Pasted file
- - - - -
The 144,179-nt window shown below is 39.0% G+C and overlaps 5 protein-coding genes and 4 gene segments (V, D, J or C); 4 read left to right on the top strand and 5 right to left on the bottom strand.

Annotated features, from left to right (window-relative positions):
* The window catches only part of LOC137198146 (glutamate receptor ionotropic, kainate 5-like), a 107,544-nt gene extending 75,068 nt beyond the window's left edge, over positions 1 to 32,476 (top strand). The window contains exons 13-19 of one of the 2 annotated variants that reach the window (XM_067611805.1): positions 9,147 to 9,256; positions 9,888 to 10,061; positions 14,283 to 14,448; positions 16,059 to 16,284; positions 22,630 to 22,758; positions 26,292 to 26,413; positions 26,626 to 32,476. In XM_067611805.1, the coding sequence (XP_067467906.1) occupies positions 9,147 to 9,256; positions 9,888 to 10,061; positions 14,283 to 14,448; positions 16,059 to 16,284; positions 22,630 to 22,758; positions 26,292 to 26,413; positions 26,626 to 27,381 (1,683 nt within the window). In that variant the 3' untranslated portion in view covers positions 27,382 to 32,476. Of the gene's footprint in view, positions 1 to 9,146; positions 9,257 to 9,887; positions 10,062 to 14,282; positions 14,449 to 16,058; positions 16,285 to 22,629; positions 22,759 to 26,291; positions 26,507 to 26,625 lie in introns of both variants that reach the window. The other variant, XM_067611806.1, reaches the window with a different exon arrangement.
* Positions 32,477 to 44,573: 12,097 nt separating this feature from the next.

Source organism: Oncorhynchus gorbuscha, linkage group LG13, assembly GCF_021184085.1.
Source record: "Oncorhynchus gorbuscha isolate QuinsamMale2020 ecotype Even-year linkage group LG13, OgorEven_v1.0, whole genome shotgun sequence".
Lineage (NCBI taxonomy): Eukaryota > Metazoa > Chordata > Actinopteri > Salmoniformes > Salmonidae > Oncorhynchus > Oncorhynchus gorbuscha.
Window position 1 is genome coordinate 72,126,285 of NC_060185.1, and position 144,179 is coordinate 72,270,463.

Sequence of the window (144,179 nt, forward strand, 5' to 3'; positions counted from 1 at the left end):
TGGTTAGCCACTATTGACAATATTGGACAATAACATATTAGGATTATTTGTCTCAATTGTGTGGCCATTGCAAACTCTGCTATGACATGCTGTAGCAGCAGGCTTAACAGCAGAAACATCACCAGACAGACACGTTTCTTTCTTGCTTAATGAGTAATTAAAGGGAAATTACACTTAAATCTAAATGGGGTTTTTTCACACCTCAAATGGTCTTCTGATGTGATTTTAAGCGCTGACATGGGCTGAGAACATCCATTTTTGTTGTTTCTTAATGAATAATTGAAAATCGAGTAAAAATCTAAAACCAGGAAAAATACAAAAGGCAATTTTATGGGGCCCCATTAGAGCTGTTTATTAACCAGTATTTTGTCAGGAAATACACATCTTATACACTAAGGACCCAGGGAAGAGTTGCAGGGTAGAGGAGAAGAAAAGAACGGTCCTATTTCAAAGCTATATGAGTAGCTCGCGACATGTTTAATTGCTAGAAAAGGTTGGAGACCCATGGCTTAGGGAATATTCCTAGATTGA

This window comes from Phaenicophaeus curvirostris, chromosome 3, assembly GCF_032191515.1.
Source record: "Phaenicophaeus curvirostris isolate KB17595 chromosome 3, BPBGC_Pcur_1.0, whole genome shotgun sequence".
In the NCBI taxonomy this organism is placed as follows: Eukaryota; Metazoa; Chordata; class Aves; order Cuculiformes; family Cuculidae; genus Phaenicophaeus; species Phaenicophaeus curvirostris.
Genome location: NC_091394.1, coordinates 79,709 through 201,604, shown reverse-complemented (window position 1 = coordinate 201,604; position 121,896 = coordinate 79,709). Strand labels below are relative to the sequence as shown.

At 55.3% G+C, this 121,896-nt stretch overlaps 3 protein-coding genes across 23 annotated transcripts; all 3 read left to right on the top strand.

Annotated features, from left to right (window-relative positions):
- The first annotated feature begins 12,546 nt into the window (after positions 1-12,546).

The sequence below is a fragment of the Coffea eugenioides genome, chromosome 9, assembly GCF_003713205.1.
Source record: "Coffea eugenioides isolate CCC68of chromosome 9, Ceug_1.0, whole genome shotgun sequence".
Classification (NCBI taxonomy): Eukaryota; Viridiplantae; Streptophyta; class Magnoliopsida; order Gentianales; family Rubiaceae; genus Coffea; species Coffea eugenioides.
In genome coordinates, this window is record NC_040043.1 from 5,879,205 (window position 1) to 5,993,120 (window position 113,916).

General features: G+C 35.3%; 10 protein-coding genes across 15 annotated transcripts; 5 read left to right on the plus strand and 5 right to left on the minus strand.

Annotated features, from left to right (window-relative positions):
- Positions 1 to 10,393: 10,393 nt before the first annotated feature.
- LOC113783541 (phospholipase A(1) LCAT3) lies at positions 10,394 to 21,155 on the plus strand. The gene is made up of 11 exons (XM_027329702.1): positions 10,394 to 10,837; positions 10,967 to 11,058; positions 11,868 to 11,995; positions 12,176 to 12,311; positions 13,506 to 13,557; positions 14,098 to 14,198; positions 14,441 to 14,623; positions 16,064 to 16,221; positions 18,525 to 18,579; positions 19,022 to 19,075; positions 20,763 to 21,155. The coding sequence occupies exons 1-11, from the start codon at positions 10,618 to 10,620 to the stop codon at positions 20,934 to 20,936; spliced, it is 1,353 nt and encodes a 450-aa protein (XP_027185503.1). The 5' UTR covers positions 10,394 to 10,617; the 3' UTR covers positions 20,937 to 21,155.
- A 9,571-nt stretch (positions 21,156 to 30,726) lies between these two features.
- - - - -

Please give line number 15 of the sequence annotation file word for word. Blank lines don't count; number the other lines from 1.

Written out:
At 55.3% G+C, this 121,896-nt stretch overlaps 3 protein-coding genes across 23 annotated transcripts; all 3 read left to right on the top strand.